Kosova declared independence on February 17, greeted by massive celebrations involving thousands of people.

Analysis

Sydney region:

Tuesday, March 11, 6pm: Kings Cross ALP branch "Stop the sell-off" community forum. With Mark Diesendorf, Bob Walker and Betty Con Walker. Reg Murphy Hall, cnr Greenknowe Ave and Betty Bay Road, Elizabeth Bay. Ph Catherine 0421 562

A report released on February 18 in the Australian and New Zealand Journal of Public Health found massive deficiencies in Aboriginal housing in Australia, and located this as a key cause of Aboriginal disadvantage and poor health. The study was conducted over seven years and looked at over 4000 residences in 132 Aboriginal communities.

On February 14, in a clever piece of political theatre, Labor PM Kevin Rudd declared that federal MPs would forgo their scheduled pay rise for 2008. MP’s wages would effectively be frozen until mid-2009. Rudd also called on business executives to curb their pay rises, which averaged in excess of 30% in 2007 according to the Australian Council of Trade Unions (ACTU).

The fight to keep New South Wales electricity in public hands can and must be won. If NSW Premier Morris Iemma and treasurer Michael Costa get away with their plan to sell off the state’s electricity generation capacity and its retail arms, working people and the community will get a dearer, less reliable service and the chances of the state moving to a sustainable energy policy will be reduced to zero.

Foods from genetically manipulated (GM) crops and animals are rejected by most farmers, shoppers and food processors around the world. If these mutant foods were fully labelled, as they should be, consumer rejection would ensure that GM food crops were not grown.

It seems that Victorian Labor Premier John Brumby wants to be remembered, not as a rational leader advocating solutions to an urgent problem facing the survival of the human species — climate change — but as the creator of some of the most potentially destructive infrastructure projects in the state’s history.

Letters

Barwon 13

The release of David Hicks after conviction on a pretty minor charge, and the spectacular collapse of the case against Dr Haneef both suggested that the "anti-terror" laws might not be used so enthusiastically by the government in

General

Parliamentarians are grossly overpaid. A backbencher gets paid more than twice median income, and that’s before adding allowances, generous superannuation, free air travel for life, etc. The PM gets double that: $330,356 (before expenses and perks). Last year, and the year before, the pollies awarded themselves a 7% pay rise while average wages rose 3.8%, putting the recently announced parliamentarians’ one-year salary freeze into perspective.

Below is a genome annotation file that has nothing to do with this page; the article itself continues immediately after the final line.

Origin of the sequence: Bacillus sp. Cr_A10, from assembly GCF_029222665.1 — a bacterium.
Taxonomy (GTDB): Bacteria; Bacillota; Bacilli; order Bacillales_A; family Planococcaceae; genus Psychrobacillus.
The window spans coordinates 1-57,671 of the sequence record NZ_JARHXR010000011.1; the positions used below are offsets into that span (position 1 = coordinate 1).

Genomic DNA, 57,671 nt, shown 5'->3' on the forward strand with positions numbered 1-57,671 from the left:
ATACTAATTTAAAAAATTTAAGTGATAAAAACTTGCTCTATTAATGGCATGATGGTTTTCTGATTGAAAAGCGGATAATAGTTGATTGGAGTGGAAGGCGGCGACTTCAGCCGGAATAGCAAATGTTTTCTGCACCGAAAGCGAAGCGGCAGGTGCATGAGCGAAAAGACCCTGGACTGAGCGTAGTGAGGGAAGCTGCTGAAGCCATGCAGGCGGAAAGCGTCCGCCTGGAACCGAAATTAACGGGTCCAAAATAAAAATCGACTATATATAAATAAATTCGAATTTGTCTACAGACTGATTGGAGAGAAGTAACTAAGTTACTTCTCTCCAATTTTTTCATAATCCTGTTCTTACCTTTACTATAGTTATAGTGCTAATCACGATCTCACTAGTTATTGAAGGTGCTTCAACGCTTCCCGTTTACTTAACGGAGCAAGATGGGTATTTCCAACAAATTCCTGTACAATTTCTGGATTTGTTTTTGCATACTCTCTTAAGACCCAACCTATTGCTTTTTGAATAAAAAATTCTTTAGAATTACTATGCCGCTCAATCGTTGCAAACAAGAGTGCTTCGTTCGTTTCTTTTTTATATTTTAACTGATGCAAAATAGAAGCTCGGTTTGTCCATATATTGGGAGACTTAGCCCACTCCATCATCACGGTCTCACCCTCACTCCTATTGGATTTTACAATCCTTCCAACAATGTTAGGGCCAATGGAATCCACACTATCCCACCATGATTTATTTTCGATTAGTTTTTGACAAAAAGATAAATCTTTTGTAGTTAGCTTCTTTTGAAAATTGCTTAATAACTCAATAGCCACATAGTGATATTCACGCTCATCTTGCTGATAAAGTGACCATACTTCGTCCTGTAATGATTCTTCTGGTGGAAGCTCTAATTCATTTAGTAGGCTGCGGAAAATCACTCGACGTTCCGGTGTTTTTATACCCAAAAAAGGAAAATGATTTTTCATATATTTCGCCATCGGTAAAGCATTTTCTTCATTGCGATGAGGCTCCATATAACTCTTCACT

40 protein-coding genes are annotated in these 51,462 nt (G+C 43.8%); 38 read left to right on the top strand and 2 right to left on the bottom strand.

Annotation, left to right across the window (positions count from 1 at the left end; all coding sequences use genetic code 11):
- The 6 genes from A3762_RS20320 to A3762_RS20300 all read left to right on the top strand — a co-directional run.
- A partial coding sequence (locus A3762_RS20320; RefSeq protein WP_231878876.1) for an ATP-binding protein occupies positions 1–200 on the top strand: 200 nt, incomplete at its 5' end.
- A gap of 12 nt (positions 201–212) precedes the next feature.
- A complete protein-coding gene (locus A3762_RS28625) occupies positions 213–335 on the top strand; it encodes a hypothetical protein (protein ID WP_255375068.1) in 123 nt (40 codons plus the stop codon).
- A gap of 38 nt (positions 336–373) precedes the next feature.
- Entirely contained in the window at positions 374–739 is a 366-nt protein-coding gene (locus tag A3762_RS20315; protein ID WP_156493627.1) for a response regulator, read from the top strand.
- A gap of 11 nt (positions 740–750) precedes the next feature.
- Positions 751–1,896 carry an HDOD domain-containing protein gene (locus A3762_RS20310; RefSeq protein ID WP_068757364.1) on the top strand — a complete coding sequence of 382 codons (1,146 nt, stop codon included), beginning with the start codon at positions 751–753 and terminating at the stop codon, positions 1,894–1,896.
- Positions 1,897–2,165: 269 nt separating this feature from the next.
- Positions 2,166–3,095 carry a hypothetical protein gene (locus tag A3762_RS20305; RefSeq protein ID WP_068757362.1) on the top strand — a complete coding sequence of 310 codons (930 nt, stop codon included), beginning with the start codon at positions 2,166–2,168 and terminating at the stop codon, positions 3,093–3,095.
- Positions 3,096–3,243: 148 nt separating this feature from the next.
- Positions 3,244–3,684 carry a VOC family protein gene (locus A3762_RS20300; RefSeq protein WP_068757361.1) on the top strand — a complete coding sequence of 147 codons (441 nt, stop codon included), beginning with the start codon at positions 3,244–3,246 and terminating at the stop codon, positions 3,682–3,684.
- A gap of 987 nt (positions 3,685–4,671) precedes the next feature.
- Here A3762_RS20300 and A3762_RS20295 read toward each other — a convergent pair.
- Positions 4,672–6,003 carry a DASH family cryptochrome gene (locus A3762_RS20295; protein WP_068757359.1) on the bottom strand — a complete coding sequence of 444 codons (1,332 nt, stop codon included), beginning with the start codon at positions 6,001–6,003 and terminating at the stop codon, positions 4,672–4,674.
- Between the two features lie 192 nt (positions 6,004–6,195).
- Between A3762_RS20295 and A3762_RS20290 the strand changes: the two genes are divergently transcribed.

Resistance!

We all know the scale of the threat posed by global warming and the short time in which we have to take meaningful action to prevent potentially catastrophic consequences. This makes the issue of global warming and how to combat it arguably the most urgent question facing humanity today.

A picture of two teens, a male and a female, with their fingers in their ears and pained looks on their faces greets visitors to the Compound Security Systems website. Compound Security Systems is the manufacturer of one of the latest security devices to arrive in Australia.

Students Against the Pulp Mill are holding their first forum on March 1 as a way for young people around Tasmania to organise opposition to the Tamar Valley pulp mill.

Culture

There Will Be Blood

Written & directed by Paul Thomas Anderson, based on the novel Oil! by Upton Sinclair

With Daniel Day-Lewis & Paul Dano.

Oil!

By Upton Sinclair

Penguin, 1927

560 pages, $24.95 (pb).

@9POINT = Message Stick: Frangipani Land Forever Until their retirement in 1995, the Mills Sisters helped bring the music of the Torres Strait to the world stage. ABC, Friday, February 29, 6pm.

@9POINT = Vera Drake Movie about a selfless working class-woman who secretly visited women and helped them induce miscarriages for unwanted pregnancies in the 1950s. Directed by Mike Leigh. SBS, Saturday, March 1, 9.30pm.

@9POINT = SOS Shorts on Screen Gay and lesbian-themed special in time for the Sydney Gay and Lesbian Mardi Gras. SBS, Saturday, March 1, 11.40pm.

@9POINT = Finding Place The issue of maintaining strong male role models is explored by five initiated Aboriginal and non-Aboriginal men. ABC, Sunday, March 2, 1.30pm.

@9POINT = Showdown with Iran Looks at the a battle for power and influence across the Middle East by United States and Iran, including over nuclear arms. SBS, Monday, March 3, 1.30pm.

@9POINT = Endangered Indigenous people make up only 2.4% of Australia's population, and the eligible Aboriginal single man is an endangered species, as Aboriginal women lament in this film. SBS, Monday, March 3, 5.30pm.

@9POINT = At Five in the Afternoon The first foreign film to be made in Kabul since the fall of the Taliban tells the story of a young woman who believes passionately that her gender should be no bar to her becoming the president of her country. SBS, Tuesday, March 4, 1pm.

@9POINT = The Medicated Child Confronts psychiatrists, researchers and government regulators about the risks, benefits and many questions surrounding prescription drugs for troubled children. SBS, Tuesday, March 4, 8.30pm.

@9POINT = Shame Tells the story of a Pakistani woman who was publicly gang raped to atone for a crime her brother allegedly committed and the battle for justice that ensued. SBS, Tuesday, March 4, 10pm.

@9POINT = Living Black Indigenous news and current affairs program. SBS, Wednesday, March 5, 6pm.

The Battle of Vinegar Hill is the name given to the clash between convicts and soldiers on Monday March 5 1804 following on from the Castle Hill uprising the night before. It was the first battle between Europeans on Australian soil.

Rendition

Directed by Gavin Hood

Written by Kelley Sane

With Jake Gyllenhaal, Reese Witherspoon, Alan Arkin & Meryl Streep